Posts Tagged ‘Ansbach’

Deadly attacks in Western Europe since 2014

April 8, 2017


Following are some of the deadly attacks in Western Europe over the past two years:

April 7, 2017 – A truck drives into a crowd on a shopping street and crashes into a department store in central Stockholm, killing four people and wounding 15 in what police call a terror attack.

March 22, 2017 – An attacker stabs a policeman close to the British parliament in London after a car ploughs into pedestrians on nearby Westminster Bridge. Six people die, including the assailant and the policeman he stabbed, and at least 20 injured in what police call a “marauding terrorist attack”.

March 18, 2017 – A man attempts to snatch gun from female soldier on patrol at Orly airport south of Paris; man, who interior ministry spokesman says had earlier fired a potshot at police during an identity check before fleeing, is shot dead in the Orly incident by other members of soldier patrol unit.

© AFP | Police secure Paris’ Orly airport after a man who said he was ready to die for Allah was shot dead after attacking a soldier

Feb. 3, 2017 – A machete-wielding man, shouting “Allahu Akbar” (God is greatest), attacks soldiers in a shopping mall on the edge of the Louvre museum in Paris; he is shot and seriously wounded by soldiers. Security sources in Cairo identified the man as Abdullah Reda al-Hamamy, born in Dakahlia, a province northeast of Cairo.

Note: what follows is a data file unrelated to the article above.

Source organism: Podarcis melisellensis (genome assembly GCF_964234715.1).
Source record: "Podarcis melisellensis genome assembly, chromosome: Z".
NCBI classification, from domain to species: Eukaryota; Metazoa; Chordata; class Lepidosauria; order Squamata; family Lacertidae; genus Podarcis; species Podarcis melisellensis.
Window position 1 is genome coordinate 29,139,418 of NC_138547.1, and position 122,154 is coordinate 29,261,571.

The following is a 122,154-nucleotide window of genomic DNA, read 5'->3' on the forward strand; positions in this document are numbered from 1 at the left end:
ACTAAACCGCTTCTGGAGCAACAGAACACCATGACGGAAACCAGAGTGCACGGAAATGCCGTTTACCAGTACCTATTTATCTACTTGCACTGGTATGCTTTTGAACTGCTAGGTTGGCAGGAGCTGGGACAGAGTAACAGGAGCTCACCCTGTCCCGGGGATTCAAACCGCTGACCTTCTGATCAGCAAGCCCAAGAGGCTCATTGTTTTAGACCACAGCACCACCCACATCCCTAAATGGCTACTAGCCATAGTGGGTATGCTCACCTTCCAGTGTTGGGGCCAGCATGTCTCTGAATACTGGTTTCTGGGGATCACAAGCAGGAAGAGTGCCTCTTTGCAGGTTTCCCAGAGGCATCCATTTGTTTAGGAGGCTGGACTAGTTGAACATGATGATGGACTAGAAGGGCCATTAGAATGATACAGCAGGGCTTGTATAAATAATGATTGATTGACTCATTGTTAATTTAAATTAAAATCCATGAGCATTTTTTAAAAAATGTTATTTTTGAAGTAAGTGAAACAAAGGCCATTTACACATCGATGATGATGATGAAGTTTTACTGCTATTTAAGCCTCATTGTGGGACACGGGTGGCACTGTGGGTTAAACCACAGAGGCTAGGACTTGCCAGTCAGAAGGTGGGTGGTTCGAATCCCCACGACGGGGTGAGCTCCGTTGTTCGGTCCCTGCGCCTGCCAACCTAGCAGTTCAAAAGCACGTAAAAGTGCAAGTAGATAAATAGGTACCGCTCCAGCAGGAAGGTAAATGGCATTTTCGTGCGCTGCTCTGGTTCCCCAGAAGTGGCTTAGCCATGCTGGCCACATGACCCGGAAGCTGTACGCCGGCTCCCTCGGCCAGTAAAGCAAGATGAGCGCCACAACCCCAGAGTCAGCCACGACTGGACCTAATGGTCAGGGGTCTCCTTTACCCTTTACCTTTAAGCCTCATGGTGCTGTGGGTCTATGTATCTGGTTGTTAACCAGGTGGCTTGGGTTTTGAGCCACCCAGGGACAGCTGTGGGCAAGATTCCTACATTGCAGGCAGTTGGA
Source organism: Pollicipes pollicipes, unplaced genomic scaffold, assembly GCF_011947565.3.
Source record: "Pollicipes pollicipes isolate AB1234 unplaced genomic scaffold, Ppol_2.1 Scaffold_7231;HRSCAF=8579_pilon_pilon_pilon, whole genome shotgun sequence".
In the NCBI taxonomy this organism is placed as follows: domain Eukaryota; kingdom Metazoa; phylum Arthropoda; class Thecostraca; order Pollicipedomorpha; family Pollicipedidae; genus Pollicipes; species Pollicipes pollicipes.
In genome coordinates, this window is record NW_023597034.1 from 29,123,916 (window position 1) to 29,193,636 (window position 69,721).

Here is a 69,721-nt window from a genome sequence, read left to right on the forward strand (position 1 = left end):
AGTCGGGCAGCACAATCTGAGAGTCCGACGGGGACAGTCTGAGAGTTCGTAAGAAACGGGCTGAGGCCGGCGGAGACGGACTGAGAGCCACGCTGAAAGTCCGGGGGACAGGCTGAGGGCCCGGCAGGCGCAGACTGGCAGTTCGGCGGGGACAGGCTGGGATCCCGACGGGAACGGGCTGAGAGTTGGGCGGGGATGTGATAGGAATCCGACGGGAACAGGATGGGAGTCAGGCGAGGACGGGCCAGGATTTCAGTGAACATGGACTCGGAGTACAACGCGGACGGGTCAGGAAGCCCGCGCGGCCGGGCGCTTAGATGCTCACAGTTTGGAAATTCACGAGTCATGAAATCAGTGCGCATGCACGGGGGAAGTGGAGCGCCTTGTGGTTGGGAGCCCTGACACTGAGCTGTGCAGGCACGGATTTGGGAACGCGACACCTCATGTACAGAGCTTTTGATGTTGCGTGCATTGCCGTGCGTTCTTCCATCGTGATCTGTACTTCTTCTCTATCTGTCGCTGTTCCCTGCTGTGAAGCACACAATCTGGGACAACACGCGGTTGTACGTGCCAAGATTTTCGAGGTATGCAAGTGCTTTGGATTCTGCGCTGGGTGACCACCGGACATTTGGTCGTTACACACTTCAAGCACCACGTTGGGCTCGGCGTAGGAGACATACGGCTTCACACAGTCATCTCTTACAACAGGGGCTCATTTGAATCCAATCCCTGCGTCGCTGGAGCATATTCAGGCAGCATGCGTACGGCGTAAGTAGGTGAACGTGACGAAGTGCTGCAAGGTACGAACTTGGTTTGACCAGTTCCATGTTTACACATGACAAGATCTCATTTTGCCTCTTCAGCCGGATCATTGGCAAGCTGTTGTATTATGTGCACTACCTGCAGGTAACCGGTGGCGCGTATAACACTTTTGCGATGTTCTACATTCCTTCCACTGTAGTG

Dec. 19, 2016 – A truck ploughs into a crowded Christmas market in central Berlin, killing 12 people and injuring 48. German Chancellor Angela Merkel says authorities are assuming it was a terrorist attack.

Image result for Berlin Christmas market aftermath attack, photos

Berlin Christmas market aftermath

July 26, 2016 – Two attackers kill a priest with a blade and seriously wound another hostage in a church in northern France before being shot dead by French police. French President Francois Hollande says the two hostage-takers had pledged allegiance to Islamic State.

July 24, 2016 – A 21-year-old Syrian refugee is arrested after killing a pregnant woman and wounding two people with a machete in the southwestern German city of Reutlingen, near Stuttgart. “Given the current evidence, there is no indication that this was a terrorist attack,” police say.

– A Syrian man wounds 15 people when he blows himself up outside a music festival in Ansbach in southern Germany. Islamic State claims responsibility for the attack. The 27-year-old arrived in Germany two years ago and claimed asylum. He had been in trouble with the police repeatedly for drug-taking and other offences and had faced deportation to Bulgaria.

Emergency workers and vehicles are seen following an explosion in Ansbach

Emergency workers and vehicles are seen following the explosion in Ansbach CREDIT:REUTERS 

July 22, 2016 – An 18-year-old German-Iranian gunman apparently acting alone kills at least nine people in Munich. The teenager had no Islamist ties but was obsessed with mass killings. The attack was carried out on the fifth anniversary of twin attacks by Norwegian mass murderer Anders Breivik that killed 77 people.

July 18, 2016 – A 17-year-old Afghan refugee wielding an axe and a knife attacks passengers on a train in southern Germany, severely wounding four, before being shot dead by police. Islamic State claimed responsibility for the attack.

July 14, 2016 – A gunman drives a heavy truck into a crowd celebrating Bastille Day in the French city of Nice, killing 86 people and injuring scores more in an attack claimed by Islamic State. The attacker is identified as a Tunisian-born Frenchman.